A 34-year-old mayor of a small Brazilian city stands between a giant mine and its plans to resume operations after a disastrous dam collapse.
By refusing to sign off on the use of river water, Leris Braga is delaying permit approvals that would allow the BHP Billiton Ltd.-Vale SA iron venture to rehire thousands of workers and start generating cash again for debt repayments. While that makes Braga a villain for bondholders and unemployed locals, he says he’s only trying to get the company to meet its responsibilities.
“The city of Santa Barbara isn’t going to receive one cent,” he said in an interview from his offices in the more than 300-year-old mining town. “I’m not trying to make some exchange for the document they need.”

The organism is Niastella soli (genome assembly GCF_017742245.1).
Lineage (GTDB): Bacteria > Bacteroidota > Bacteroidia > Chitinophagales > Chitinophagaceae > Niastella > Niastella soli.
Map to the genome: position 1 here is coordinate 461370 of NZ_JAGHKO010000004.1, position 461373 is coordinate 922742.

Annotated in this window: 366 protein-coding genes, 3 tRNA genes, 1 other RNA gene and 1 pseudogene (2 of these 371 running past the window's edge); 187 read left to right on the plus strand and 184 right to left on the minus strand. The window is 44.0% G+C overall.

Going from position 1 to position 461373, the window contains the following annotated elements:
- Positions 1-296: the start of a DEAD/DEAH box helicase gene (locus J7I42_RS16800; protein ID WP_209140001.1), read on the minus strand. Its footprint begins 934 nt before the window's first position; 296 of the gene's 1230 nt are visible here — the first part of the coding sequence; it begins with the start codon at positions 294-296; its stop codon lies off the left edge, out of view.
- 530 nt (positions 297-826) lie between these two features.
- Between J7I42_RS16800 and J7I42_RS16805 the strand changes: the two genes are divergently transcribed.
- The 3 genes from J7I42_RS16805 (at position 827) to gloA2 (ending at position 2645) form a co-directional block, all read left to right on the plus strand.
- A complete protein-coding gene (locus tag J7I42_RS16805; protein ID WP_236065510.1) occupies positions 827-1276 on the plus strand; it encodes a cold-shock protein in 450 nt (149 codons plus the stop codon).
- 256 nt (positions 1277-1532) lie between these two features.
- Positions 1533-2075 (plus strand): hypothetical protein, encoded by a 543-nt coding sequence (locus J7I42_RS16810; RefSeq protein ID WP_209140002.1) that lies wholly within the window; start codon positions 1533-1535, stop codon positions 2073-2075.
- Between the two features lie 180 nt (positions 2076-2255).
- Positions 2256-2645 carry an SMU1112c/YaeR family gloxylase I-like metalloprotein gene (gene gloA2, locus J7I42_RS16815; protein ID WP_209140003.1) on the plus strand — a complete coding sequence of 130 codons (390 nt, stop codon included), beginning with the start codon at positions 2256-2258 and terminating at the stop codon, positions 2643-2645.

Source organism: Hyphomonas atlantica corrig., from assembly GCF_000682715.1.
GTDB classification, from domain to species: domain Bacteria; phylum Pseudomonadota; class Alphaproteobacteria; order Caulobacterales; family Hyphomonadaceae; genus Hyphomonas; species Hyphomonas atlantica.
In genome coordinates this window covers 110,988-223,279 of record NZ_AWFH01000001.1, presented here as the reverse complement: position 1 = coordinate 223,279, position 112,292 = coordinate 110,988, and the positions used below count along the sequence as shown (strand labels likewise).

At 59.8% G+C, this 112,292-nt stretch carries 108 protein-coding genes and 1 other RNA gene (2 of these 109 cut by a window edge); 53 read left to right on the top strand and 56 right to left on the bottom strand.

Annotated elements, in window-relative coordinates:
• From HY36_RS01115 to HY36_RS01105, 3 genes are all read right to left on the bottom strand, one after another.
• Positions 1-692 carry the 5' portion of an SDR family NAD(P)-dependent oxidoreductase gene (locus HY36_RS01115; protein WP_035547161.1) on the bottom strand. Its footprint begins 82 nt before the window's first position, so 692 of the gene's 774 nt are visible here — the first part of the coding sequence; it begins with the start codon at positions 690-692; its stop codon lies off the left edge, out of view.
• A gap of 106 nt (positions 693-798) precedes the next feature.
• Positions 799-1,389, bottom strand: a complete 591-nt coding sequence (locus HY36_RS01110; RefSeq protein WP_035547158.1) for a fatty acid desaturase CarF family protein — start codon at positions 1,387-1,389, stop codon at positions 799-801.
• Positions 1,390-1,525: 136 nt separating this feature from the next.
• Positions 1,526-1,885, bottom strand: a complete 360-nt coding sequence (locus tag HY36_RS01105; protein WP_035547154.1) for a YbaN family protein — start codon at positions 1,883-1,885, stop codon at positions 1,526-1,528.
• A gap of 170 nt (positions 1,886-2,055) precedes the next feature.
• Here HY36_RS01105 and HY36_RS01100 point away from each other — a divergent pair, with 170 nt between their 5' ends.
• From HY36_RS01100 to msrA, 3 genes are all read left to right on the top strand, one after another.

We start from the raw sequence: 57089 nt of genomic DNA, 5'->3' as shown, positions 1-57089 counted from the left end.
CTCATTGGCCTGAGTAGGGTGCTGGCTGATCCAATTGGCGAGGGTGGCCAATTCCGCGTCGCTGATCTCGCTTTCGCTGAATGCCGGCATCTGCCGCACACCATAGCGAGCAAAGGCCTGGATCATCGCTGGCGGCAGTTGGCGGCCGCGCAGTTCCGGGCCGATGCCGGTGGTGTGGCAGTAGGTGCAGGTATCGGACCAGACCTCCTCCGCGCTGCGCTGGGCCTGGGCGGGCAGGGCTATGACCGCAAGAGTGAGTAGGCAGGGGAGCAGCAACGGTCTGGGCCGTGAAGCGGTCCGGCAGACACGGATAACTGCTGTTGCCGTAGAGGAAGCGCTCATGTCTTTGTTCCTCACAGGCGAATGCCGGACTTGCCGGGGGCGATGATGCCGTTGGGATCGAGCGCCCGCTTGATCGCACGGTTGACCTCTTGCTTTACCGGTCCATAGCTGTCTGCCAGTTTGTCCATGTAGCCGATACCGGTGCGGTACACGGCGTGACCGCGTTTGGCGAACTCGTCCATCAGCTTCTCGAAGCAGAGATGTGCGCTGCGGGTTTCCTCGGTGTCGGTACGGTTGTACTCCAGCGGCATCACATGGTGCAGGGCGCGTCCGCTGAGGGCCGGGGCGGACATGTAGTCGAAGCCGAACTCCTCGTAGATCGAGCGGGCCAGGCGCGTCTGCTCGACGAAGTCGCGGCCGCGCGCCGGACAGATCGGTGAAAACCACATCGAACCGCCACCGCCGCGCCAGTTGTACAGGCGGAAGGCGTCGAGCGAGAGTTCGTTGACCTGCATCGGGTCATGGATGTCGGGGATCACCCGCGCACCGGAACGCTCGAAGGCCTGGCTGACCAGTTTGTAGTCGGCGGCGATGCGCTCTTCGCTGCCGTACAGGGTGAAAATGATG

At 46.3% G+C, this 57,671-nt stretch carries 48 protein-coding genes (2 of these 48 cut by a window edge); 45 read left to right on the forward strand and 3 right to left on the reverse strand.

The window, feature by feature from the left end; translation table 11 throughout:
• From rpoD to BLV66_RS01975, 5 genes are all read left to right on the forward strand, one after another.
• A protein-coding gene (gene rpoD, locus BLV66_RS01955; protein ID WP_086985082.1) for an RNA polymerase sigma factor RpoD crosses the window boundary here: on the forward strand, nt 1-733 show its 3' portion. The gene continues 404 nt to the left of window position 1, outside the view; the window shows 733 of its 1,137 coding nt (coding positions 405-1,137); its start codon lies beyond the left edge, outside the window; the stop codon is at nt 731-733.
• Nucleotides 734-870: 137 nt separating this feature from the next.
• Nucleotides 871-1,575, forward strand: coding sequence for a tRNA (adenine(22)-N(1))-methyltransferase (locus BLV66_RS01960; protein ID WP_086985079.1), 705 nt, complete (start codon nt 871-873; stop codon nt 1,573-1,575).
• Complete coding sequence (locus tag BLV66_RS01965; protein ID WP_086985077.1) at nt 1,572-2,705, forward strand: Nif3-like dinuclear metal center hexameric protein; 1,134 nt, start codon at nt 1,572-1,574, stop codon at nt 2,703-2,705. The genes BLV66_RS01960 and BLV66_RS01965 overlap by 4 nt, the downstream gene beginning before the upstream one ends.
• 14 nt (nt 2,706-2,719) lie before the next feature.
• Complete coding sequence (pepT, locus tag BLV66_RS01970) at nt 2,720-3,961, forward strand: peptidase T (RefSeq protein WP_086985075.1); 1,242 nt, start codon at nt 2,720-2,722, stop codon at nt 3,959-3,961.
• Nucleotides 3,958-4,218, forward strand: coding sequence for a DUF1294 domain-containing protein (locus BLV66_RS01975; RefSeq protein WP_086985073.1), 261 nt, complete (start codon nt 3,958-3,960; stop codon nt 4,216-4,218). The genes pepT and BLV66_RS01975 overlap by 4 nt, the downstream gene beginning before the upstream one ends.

What he is trying to do is get the Samarco venture to fund measures to safeguard water quality. City sanitation experts outlined a plan that would cost about 70 million reais ($22.3 million). The cash-strapped venture is resisting Braga’s demands, with the two sides set to sit down for a court-ordered meeting on April 18.
Samarco used water from the river before its licenses were rescinded following a November 2015 spill that killed 19 people and polluted waterways in two states.
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